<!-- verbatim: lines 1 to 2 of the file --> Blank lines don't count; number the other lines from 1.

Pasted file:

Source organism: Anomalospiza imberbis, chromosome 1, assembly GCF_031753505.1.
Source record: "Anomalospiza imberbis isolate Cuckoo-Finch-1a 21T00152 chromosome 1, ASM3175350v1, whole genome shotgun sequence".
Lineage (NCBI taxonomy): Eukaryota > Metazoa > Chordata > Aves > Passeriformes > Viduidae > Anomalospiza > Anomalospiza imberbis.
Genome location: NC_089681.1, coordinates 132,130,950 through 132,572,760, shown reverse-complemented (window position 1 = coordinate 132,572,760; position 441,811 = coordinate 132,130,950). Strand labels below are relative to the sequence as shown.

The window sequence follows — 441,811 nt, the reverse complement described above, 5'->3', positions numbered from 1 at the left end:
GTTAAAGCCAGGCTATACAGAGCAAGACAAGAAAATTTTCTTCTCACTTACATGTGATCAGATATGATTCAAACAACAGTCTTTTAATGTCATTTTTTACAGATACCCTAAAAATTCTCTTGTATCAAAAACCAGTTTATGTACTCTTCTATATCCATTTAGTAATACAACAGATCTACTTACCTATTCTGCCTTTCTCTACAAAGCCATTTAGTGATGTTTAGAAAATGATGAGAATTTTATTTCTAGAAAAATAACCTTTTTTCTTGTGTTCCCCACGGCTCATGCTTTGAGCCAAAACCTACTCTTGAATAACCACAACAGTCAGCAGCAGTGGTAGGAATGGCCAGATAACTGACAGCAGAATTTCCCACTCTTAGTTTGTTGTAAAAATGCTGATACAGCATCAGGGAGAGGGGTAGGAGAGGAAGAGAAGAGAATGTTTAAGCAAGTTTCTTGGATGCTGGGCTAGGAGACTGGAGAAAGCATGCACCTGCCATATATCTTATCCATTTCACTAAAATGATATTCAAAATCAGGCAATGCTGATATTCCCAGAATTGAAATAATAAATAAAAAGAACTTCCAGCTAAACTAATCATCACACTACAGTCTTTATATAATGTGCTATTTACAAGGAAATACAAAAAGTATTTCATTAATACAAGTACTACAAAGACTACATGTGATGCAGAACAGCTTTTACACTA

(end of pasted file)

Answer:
Source organism: Anomalospiza imberbis, chromosome 1, assembly GCF_031753505.1.
Source record: "Anomalospiza imberbis isolate Cuckoo-Finch-1a 21T00152 chromosome 1, ASM3175350v1, whole genome shotgun sequence".